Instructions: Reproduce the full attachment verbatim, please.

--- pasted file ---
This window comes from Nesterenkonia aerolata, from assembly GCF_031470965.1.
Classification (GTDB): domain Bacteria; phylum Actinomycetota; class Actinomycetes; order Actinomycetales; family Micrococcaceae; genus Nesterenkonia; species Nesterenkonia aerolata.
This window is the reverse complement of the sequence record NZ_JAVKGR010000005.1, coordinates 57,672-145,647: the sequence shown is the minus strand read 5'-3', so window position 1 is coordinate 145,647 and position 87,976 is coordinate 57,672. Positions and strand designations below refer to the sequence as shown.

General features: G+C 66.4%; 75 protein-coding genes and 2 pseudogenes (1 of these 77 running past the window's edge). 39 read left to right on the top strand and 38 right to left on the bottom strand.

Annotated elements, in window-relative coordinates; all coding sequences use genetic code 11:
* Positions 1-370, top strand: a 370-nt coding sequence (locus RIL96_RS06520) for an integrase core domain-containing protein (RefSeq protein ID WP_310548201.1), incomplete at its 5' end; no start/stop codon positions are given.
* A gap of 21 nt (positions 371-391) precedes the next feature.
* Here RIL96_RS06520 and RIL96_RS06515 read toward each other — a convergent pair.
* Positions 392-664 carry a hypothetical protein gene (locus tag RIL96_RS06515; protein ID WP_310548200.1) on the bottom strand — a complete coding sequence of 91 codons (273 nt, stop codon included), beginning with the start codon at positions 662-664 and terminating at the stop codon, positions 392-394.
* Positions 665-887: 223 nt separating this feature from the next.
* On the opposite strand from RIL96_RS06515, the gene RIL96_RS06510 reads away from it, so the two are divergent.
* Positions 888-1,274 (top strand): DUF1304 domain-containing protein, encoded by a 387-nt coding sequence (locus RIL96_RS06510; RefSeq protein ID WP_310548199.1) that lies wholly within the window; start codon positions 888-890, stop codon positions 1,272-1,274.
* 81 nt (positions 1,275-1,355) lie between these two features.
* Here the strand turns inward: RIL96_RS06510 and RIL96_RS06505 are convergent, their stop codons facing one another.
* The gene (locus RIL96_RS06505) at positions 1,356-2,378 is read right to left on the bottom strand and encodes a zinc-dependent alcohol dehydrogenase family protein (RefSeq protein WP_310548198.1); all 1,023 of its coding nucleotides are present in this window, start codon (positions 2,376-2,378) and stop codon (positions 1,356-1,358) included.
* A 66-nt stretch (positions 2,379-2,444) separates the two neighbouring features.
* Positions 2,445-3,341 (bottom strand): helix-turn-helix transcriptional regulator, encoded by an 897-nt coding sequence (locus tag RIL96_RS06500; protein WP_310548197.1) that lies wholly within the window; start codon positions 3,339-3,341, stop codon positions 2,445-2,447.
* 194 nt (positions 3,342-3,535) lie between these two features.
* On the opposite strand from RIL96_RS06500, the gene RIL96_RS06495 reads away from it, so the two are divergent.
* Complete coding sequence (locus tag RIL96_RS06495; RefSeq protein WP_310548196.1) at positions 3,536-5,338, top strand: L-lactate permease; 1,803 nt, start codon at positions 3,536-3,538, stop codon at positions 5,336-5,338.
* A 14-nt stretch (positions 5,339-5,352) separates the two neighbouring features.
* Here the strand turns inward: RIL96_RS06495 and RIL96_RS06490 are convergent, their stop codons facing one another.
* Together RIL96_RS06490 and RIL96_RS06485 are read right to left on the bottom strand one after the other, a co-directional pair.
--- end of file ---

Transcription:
This window comes from Nesterenkonia aerolata, from assembly GCF_031470965.1.
Classification (GTDB): domain Bacteria; phylum Actinomycetota; class Actinomycetes; order Actinomycetales; family Micrococcaceae; genus Nesterenkonia; species Nesterenkonia aerolata.
This window is the reverse complement of the sequence record NZ_JAVKGR010000005.1, coordinates 57,672-145,647: the sequence shown is the minus strand read 5'-3', so window position 1 is coordinate 145,647 and position 87,976 is coordinate 57,672. Positions and strand designations below refer to the sequence as shown.

General features: G+C 66.4%; 75 protein-coding genes and 2 pseudogenes (1 of these 77 running past the window's edge). 39 read left to right on the top strand and 38 right to left on the bottom strand.

Annotated elements, in window-relative coordinates; all coding sequences use genetic code 11:
* Positions 1-370, top strand: a 370-nt coding sequence (locus RIL96_RS06520) for an integrase core domain-containing protein (RefSeq protein ID WP_310548201.1), incomplete at its 5' end; no start/stop codon positions are given.
* A gap of 21 nt (positions 371-391) precedes the next feature.
* Here RIL96_RS06520 and RIL96_RS06515 read toward each other — a convergent pair.
* Positions 392-664 carry a hypothetical protein gene (locus tag RIL96_RS06515; protein ID WP_310548200.1) on the bottom strand — a complete coding sequence of 91 codons (273 nt, stop codon included), beginning with the start codon at positions 662-664 and terminating at the stop codon, positions 392-394.
* Positions 665-887: 223 nt separating this feature from the next.
* On the opposite strand from RIL96_RS06515, the gene RIL96_RS06510 reads away from it, so the two are divergent.
* Positions 888-1,274 (top strand): DUF1304 domain-containing protein, encoded by a 387-nt coding sequence (locus RIL96_RS06510; RefSeq protein ID WP_310548199.1) that lies wholly within the window; start codon positions 888-890, stop codon positions 1,272-1,274.
* 81 nt (positions 1,275-1,355) lie between these two features.
* Here the strand turns inward: RIL96_RS06510 and RIL96_RS06505 are convergent, their stop codons facing one another.
* The gene (locus RIL96_RS06505) at positions 1,356-2,378 is read right to left on the bottom strand and encodes a zinc-dependent alcohol dehydrogenase family protein (RefSeq protein WP_310548198.1); all 1,023 of its coding nucleotides are present in this window, start codon (positions 2,376-2,378) and stop codon (positions 1,356-1,358) included.
* A 66-nt stretch (positions 2,379-2,444) separates the two neighbouring features.
* Positions 2,445-3,341 (bottom strand): helix-turn-helix transcriptional regulator, encoded by an 897-nt coding sequence (locus tag RIL96_RS06500; protein WP_310548197.1) that lies wholly within the window; start codon positions 3,339-3,341, stop codon positions 2,445-2,447.
* 194 nt (positions 3,342-3,535) lie between these two features.
* On the opposite strand from RIL96_RS06500, the gene RIL96_RS06495 reads away from it, so the two are divergent.
* Complete coding sequence (locus tag RIL96_RS06495; RefSeq protein WP_310548196.1) at positions 3,536-5,338, top strand: L-lactate permease; 1,803 nt, start codon at positions 3,536-3,538, stop codon at positions 5,336-5,338.
* A 14-nt stretch (positions 5,339-5,352) separates the two neighbouring features.
* Here the strand turns inward: RIL96_RS06495 and RIL96_RS06490 are convergent, their stop codons facing one another.
* Together RIL96_RS06490 and RIL96_RS06485 are read right to left on the bottom strand one after the other, a co-directional pair.